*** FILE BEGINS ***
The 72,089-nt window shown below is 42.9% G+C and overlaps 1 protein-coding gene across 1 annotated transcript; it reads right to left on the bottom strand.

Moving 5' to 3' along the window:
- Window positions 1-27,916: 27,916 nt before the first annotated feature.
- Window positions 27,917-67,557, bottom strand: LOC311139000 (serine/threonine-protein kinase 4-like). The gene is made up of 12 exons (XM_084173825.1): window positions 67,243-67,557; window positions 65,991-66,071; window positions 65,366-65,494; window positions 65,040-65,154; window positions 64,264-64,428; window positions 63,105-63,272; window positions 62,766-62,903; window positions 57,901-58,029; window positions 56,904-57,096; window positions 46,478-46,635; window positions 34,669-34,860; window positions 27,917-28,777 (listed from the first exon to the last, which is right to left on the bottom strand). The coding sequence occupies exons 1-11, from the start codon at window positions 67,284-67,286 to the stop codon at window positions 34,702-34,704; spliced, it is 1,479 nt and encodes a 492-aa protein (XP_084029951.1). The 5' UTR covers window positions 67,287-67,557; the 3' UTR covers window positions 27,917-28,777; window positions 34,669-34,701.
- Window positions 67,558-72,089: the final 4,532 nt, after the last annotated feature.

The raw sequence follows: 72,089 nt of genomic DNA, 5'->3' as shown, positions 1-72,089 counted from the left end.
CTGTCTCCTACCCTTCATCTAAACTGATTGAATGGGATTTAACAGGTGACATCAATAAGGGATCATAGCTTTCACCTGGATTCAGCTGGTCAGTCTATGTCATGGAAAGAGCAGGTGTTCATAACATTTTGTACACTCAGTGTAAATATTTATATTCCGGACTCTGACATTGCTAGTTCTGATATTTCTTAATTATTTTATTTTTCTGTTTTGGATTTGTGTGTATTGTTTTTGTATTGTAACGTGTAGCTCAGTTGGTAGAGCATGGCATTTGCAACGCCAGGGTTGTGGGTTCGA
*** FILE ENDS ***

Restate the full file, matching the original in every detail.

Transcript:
The 72,089-nt window shown below is 42.9% G+C and overlaps 1 protein-coding gene across 1 annotated transcript; it reads right to left on the bottom strand.

Moving 5' to 3' along the window:
- Window positions 1-27,916: 27,916 nt before the first annotated feature.
- Window positions 27,917-67,557, bottom strand: LOC311139000 (serine/threonine-protein kinase 4-like). The gene is made up of 12 exons (XM_084173825.1): window positions 67,243-67,557; window positions 65,991-66,071; window positions 65,366-65,494; window positions 65,040-65,154; window positions 64,264-64,428; window positions 63,105-63,272; window positions 62,766-62,903; window positions 57,901-58,029; window positions 56,904-57,096; window positions 46,478-46,635; window positions 34,669-34,860; window positions 27,917-28,777 (listed from the first exon to the last, which is right to left on the bottom strand). The coding sequence occupies exons 1-11, from the start codon at window positions 67,284-67,286 to the stop codon at window positions 34,702-34,704; spliced, it is 1,479 nt and encodes a 492-aa protein (XP_084029951.1). The 5' UTR covers window positions 67,287-67,557; the 3' UTR covers window positions 27,917-28,777; window positions 34,669-34,701.
- Window positions 67,558-72,089: the final 4,532 nt, after the last annotated feature.

The raw sequence follows: 72,089 nt of genomic DNA, 5'->3' as shown, positions 1-72,089 counted from the left end.
CTGTCTCCTACCCTTCATCTAAACTGATTGAATGGGATTTAACAGGTGACATCAATAAGGGATCATAGCTTTCACCTGGATTCAGCTGGTCAGTCTATGTCATGGAAAGAGCAGGTGTTCATAACATTTTGTACACTCAGTGTAAATATTTATATTCCGGACTCTGACATTGCTAGTTCTGATATTTCTTAATTATTTTATTTTTCTGTTTTGGATTTGTGTGTATTGTTTTTGTATTGTAACGTGTAGCTCAGTTGGTAGAGCATGGCATTTGCAACGCCAGGGTTGTGGGTTCGA